Nothing screams a successful Hawaii getaway than a glowing golden tan. That’s the color to be had after those care-free days basking in the Hawaiian sun or surfing in Waikiki. Basically wearing nothing but your beach attire 24/7.Sunscreen makes us smile. Protect yourself whenever you’re out and about.

And because Hawaii requires very minimal epidermal coverage, it’s important to protect yourself from the sun’s harmful rays. I’ve seen some pretty bad sunburns from lobster-red to even blistering, and trust me, you don’t wanna go there! There’s a few things you should know next time you lather on that lotion for the ocean, starting with new sunscreen regulations.

Just recently, the federal Food and Drug Administration ordered sunscreen manufacturers to revise product labels. Here are two things your tube of screen should now read:

1) SPF 30 – SPF measures a sunscreen’s capability to prevent burns. SPF 30, period. If it’s less than that, then don’t bother buying it unless you want to show a shade closer to Kool Aid.

2) UVB and UVA – Sunburns are caused by ultraviolet B (UVB) light, but now we know that ultraviolet A (UVA) is the one that causes aging and contributes to skin cancer. Get a sunscreen that says “broad spectrum” and contains zinc oxide or avobenzone to protect against UVA.

3) Sweatproof/Waterproof – There’s no such thing as a waterproof sunscreen. The best you’ll get is water-resistant. Regardless, you should reapply every couple of hours. There’s a lot you should know when buying the next bottle of screen.

You could also consider sun-protective clothing products that actually look like real clothing. A local Oahu-based company called Planet Sun Hawaii (www.planetsunhawaii.com) sells special hats, shirts and umbrellas, as well as its own line of sunscreen.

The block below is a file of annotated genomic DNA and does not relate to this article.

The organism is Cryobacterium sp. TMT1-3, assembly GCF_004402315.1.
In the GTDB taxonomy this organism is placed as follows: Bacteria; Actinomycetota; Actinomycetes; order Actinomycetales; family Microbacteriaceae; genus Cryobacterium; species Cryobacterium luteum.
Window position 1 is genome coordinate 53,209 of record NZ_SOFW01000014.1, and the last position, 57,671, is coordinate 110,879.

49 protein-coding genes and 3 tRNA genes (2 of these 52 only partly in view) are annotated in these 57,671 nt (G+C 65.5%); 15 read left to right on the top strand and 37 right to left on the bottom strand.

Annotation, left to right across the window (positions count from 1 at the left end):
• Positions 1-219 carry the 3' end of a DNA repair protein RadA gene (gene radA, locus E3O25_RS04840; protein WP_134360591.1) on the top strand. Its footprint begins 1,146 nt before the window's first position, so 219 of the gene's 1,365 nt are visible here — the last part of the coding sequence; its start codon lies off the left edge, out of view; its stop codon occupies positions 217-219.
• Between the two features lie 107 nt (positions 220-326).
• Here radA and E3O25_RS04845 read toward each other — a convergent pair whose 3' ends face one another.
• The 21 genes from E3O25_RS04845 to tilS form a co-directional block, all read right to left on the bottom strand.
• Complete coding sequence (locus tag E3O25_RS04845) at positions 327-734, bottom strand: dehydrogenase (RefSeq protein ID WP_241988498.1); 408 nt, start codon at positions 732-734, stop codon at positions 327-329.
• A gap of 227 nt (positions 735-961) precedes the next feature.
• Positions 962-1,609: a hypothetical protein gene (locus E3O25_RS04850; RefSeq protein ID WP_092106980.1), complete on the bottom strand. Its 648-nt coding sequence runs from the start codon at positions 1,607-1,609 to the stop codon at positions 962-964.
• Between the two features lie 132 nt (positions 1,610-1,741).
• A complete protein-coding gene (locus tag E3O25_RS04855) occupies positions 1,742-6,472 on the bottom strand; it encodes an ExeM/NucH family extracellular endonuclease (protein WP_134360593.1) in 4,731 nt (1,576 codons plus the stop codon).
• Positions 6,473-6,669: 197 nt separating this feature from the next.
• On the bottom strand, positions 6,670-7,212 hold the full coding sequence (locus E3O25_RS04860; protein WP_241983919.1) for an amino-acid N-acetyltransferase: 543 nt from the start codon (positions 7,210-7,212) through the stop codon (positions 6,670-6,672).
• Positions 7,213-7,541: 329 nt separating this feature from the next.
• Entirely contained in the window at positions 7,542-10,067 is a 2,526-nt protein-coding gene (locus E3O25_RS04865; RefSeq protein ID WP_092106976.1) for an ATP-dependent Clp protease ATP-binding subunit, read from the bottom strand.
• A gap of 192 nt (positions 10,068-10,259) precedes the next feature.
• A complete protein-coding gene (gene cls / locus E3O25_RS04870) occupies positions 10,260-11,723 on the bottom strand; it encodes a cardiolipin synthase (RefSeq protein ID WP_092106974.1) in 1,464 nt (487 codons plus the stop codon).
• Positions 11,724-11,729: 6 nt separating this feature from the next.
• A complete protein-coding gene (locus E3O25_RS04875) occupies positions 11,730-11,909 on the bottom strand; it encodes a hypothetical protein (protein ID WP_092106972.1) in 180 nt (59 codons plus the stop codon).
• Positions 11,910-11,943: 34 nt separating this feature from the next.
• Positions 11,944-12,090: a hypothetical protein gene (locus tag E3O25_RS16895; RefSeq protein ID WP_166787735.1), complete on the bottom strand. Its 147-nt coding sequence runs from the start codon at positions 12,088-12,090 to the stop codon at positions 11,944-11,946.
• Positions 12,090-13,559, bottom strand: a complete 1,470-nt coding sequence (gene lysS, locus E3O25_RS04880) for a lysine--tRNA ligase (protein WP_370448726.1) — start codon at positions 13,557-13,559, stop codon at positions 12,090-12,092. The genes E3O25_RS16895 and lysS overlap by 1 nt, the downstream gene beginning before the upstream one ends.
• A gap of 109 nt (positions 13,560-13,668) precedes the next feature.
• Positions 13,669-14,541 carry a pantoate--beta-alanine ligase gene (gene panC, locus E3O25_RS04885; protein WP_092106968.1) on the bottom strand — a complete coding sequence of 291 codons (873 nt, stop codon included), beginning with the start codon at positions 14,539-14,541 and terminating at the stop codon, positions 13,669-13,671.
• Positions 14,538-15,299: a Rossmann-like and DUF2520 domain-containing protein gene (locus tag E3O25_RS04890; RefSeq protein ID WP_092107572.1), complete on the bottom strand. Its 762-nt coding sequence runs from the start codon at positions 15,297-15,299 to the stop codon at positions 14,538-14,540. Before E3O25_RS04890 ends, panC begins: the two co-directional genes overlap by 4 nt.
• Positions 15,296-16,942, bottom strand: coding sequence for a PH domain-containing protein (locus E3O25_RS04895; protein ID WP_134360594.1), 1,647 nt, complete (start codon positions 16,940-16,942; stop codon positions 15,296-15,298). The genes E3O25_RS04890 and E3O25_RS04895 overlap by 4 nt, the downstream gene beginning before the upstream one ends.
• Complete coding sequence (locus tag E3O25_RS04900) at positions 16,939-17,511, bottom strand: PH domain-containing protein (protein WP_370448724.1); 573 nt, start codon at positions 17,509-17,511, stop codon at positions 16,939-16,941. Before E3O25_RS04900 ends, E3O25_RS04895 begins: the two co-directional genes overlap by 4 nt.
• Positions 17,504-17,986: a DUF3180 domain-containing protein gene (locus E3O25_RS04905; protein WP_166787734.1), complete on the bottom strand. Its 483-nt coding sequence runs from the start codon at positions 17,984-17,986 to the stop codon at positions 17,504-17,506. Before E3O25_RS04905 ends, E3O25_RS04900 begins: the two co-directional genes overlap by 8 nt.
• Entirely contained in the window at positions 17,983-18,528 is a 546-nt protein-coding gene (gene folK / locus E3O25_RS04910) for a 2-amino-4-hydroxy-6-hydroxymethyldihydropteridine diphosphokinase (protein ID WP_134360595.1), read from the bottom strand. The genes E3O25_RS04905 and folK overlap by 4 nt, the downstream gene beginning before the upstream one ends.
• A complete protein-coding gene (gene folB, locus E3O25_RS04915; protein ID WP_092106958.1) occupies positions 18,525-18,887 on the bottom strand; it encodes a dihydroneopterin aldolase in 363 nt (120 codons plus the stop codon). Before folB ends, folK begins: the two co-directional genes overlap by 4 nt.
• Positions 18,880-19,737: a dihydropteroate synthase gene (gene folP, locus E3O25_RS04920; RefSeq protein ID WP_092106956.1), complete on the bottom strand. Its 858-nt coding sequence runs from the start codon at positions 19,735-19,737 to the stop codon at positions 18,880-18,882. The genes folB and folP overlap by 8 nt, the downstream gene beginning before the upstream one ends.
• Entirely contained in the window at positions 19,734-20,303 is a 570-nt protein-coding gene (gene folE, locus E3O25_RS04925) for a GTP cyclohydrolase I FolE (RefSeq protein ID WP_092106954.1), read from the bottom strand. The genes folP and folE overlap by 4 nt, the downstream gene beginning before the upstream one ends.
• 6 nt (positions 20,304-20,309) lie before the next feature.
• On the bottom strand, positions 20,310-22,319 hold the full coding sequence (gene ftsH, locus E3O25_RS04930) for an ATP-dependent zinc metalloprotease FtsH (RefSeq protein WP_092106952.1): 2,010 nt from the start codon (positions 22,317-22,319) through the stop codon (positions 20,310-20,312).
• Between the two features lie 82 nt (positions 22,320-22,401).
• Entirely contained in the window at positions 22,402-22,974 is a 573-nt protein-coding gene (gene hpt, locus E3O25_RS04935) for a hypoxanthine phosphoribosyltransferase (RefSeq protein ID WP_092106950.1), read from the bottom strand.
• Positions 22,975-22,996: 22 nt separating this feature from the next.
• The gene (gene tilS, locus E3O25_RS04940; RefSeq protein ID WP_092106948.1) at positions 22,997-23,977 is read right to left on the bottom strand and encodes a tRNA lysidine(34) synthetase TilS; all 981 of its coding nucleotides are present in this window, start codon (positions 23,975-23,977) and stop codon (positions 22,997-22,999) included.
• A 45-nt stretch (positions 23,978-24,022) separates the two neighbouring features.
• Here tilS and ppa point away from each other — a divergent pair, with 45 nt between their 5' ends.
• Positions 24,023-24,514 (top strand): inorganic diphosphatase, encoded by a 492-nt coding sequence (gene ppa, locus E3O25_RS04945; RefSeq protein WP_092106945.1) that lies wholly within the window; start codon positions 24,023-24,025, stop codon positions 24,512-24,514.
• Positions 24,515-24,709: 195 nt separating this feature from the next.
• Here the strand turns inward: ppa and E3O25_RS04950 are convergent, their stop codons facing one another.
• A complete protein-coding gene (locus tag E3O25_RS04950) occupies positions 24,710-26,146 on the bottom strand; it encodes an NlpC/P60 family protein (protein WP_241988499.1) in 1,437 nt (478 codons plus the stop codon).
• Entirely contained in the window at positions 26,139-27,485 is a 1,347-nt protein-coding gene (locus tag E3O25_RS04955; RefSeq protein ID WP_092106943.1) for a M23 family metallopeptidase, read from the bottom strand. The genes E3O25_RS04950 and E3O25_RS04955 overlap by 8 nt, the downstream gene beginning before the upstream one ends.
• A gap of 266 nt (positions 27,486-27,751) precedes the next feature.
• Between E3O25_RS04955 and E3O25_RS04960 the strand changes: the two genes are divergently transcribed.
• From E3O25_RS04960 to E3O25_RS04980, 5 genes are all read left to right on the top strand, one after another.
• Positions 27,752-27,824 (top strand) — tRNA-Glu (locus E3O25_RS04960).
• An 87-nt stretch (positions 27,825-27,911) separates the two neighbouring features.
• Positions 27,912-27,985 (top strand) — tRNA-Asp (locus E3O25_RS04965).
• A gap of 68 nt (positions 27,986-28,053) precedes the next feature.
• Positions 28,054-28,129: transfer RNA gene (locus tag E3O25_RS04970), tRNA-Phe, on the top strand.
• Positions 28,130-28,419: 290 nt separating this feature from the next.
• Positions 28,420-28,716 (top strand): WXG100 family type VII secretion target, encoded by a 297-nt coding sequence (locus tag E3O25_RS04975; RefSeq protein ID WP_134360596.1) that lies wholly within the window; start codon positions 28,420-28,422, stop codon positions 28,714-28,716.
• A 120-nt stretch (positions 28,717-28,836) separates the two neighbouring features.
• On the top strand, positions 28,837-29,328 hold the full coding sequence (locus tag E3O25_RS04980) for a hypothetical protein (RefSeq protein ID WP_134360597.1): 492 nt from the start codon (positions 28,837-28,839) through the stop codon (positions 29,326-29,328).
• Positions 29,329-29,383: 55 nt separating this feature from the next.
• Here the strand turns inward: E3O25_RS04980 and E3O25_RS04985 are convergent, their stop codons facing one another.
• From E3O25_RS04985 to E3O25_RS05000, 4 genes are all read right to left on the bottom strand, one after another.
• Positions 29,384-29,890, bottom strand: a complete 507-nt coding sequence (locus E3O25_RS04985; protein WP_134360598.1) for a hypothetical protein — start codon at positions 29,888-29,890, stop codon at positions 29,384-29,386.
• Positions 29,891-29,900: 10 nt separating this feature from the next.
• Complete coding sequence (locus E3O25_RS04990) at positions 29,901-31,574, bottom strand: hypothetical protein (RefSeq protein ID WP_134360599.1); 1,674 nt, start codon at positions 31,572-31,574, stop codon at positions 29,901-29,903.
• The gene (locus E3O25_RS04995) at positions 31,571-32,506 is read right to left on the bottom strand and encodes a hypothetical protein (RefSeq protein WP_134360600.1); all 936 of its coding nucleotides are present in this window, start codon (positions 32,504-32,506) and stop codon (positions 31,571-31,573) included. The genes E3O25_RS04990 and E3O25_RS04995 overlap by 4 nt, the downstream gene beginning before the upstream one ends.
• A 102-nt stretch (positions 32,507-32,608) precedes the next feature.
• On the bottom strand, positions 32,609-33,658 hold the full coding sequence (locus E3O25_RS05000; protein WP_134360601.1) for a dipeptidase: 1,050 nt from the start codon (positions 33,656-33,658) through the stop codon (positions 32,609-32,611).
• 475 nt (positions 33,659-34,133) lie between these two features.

Now the next time you’re in the islands, don’t only bask in the sun but in the information you just received. Sending lots of Hawaiian sunshine your way!

Source: Federal Food and Drug Administration

5 COMMENTS

  1. The Hawaiian sun is unlike anywhere on the mainland! Growing up in Vermont, I would sit out on my lanai and bake for hours. Now, I can’t imagine going out for a day on the beach without sunscreen!

  2. For oceangoers, using a stick type of sunscreen for your face will avoid eye stinging. I am hooked on Shiseido’s face stick. Its great, you can put it on your forehead and it won’t get into your eyes. Even if you’re sweating from a racing event. Its great!

  3. I always heard that not much difference between spf 15 and 30 in terms of actual effectiveness. Can you shed any light on that? Probably the key is to be regular and consistent in the application.

  4. Kalei, the Shiseido one is great. There’s also the Vertra face stick, but I heard that they no longer make it. Not completely sure…but thanks for sharing!

    David, I have read that SPF 15 blocks about 95 percent of rays while SPF 30 blocks about 97 percent. From 30 and up, there isn’t much difference in terms of the percent blockage. So I’d play it safe and stick to SPF 30 while also making sure to reapply regularly. Thanks for asking!

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